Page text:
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Re: [URIEquivalence-15] Namespaces in XML -- URI, IRIs and equivalence

From: Bjoern Hoehrmann <derhoermi@gmx.net>
Date: Thu, 06 Jun 2002 23:18:18 +0200
To: Misha.Wolf@reuters.com
Cc: www-tag@w3.org
Message-ID: <ts5vfug392fag826trbjt3nomgjg1q9s66@4ax.com>

* Misha.Wolf@reuters.com wrote:
>AGREED: Namespace URIs should allow the same range of characters as XML
>System Identifiers.

I disagree. Namespace URIs must adhere to the syntax constraints in RFC
2396 in order to *be* URIs at all. They are not URIs if they don't do,
no matter whether beeing used as Namespace Identification or not.

>   [Definition: URI references which identify namespaces are considered
>   identical when they are exactly the same character-for-character.]

>AGREED: It is unclear what is meant by "functionally equivalent" within
>the context of the Namespaces specification.

I agree, functional equivalence is not defined anywhere. Syntax
equivalence is defined in RFC 2396 and URI scheme registrations.

>AGREED: The "character-for-character" comparison should be specified as
>being case sensitive, eg:

I disagree. In order to call Namespace URIs "URIs" at all, equivalence
rules of URIs in general should be used to determine equivalence.

>-  "a" is not the same as "A"
>-  "http" is not the same as "HTTP"

Right according to the XML Namespaces specification, wrong according to
RFC 2396 and related specifications, equivalence depends on context,
i.e. "a" can be the same as "A" and it can be something different.

>AGREED: The Namespaces specification should make clear whether:
>-  "%6A" is the same as "j"

According to the Namespace specification it is not, those are different
character sequences.

>AGREED: The Namespaces specification should make clear whether:
>-  "%6A" is the same as "%6a"

Same as above. If they are equivalent, "http://www.example.org" and
"http://www.example.org/" should be considered equivalent, too, i.e.,
the Namespace processor needs to parse URIs and create the canonical
form of the URI.

More important to the I18N WG should be, whether
"http://www.example.org/~björn/" is equivalent to
"http://www.example.org/~bj%C3%B6rn/" and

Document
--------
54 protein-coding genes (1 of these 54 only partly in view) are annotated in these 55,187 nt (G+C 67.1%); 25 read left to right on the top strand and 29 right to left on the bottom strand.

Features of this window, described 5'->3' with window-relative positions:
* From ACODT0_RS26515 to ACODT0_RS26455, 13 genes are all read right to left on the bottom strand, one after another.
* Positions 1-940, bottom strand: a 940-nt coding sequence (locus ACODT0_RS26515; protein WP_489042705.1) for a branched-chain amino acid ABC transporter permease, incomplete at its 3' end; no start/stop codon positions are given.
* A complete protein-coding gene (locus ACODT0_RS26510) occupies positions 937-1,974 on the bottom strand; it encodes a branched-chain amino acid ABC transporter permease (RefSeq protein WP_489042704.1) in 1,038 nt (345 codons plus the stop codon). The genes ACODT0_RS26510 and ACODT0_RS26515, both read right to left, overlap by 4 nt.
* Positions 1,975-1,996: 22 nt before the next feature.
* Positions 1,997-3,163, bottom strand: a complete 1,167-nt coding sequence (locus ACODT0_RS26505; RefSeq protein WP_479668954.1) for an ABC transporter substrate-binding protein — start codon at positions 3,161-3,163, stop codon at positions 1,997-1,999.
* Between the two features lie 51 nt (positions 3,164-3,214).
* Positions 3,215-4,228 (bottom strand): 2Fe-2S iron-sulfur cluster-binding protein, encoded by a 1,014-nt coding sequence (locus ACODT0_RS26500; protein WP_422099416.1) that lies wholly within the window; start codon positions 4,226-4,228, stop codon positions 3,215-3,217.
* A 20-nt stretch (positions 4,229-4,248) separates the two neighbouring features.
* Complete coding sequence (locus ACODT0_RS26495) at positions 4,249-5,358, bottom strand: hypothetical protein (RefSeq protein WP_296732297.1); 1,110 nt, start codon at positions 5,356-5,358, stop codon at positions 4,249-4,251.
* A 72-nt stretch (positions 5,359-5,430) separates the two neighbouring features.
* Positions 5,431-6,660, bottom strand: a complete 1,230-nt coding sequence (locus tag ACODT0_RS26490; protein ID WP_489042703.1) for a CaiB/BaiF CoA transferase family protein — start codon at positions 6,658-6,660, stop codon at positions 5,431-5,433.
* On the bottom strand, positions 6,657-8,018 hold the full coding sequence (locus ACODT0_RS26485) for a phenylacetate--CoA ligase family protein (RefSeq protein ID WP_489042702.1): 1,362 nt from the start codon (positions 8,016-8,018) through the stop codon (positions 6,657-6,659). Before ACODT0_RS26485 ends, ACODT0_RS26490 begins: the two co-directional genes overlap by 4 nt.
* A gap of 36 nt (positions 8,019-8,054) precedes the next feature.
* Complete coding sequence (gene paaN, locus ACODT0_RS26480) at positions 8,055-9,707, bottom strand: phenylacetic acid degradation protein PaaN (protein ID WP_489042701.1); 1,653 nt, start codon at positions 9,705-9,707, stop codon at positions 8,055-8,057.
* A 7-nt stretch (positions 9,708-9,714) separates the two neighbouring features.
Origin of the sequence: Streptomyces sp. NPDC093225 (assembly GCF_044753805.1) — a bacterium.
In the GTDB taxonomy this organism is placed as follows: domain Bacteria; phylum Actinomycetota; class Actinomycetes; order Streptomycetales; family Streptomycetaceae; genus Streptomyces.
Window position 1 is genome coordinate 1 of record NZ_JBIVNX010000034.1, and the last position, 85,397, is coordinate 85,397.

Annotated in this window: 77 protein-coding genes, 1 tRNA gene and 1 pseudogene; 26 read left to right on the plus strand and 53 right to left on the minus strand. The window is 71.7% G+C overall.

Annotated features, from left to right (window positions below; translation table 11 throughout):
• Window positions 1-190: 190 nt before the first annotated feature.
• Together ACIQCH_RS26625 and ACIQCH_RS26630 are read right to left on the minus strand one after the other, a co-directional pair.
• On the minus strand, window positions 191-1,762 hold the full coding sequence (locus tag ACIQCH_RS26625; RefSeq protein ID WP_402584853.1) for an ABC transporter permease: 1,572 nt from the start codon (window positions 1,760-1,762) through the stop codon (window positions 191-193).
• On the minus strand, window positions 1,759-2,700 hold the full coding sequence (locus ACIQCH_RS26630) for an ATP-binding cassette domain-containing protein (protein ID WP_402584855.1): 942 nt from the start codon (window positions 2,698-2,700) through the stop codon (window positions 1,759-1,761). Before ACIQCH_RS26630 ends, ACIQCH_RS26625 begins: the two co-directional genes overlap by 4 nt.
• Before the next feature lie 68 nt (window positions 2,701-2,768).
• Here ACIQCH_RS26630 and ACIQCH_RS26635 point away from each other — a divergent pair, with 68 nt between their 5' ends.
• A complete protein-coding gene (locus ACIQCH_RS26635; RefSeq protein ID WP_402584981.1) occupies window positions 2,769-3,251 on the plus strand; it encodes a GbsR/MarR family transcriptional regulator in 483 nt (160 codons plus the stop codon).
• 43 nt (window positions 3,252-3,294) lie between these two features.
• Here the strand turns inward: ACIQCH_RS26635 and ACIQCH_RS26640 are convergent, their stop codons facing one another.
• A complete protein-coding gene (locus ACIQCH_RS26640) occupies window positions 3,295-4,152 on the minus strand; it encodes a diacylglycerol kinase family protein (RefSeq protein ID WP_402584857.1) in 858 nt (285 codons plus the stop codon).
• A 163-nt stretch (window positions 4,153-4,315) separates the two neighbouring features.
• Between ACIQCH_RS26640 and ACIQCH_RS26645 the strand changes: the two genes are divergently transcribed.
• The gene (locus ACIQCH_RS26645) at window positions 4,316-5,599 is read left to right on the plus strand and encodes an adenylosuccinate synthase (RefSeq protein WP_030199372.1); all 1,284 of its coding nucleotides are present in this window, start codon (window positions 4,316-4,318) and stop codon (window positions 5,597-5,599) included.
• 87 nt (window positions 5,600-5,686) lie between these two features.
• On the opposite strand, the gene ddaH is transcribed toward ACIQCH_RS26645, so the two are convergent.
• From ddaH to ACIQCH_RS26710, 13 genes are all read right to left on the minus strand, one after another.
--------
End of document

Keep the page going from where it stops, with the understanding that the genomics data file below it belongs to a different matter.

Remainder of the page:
"http://www.example.org/~bj%c3%b6rn/" and
"http://www.example.org/~bj%C3%b6rn/" and
"http://www.example.org/~bj%c3%B6rn/" or, if
"http://www.example.org/~björn/" is a valid Namespace Ident at all, I'd
say either the latter or the given examples are all equivalent, but this
definition of equivalence is an incompatible change to the Namespaces
Specification.

IMHO, the whole XML Namespaces Specification is broken, it uses URIs,
that are no URIs (since URI equivalence is not the same as Namespace
Ident equivalence) and HTTP URIs, one cannot GET (at least, there is no
constraint, that Namespace URIs need to be GETable).

If I had to reinvent the Namespaces specification, I would have
specified

  * Namespaces are defined through IRIs
  * Namespace equivalence is defined by the general IRI equivalence
    rules and the specific scheme equivalence rules
  * only W3C normalized absolute IRIs are allowed
  * The only allowed scheme is the newly registered "ns" scheme

The ns scheme would use the domain name system as namespace management
system, e.g., ns:www.w3.org:xhtml or something like that.

This is harder to implement and more expensive than the "Namespaces are
abitrary string and equivalence is determined by case-sensitive match"
mantra as currently used, but certainly more usable.

This does not solve all problems either. I think, the namespace should
be dereferenceable and dereferencing such IRI should yield in some
valueable information about the namespace, but we run into the problem,
that if the information is valueable, applications will rely on it (and
they possibly should), but this requires the resource to be always
dereferenceable, otherwise resources of that namespace would stop
working if the namespace is no longer dereferencable. The domain name
system is not able to gurantee this, neither is anything else, but the
domain name system has proven to be very unstable. We need a system of
IRN (Internationalized Uniform Resource Name) resolution for a more
trustable gurantee, but however this will look like, machines may stop
working at any point of time, this must not cause document to work
aswell, hence it is possibly a honorable goal to have dereferenceable
namespace identifiers, but impossible to implement it while staying
valueable.

regards.
Received on Thursday, 6 June 2002 17:18:27 UTC

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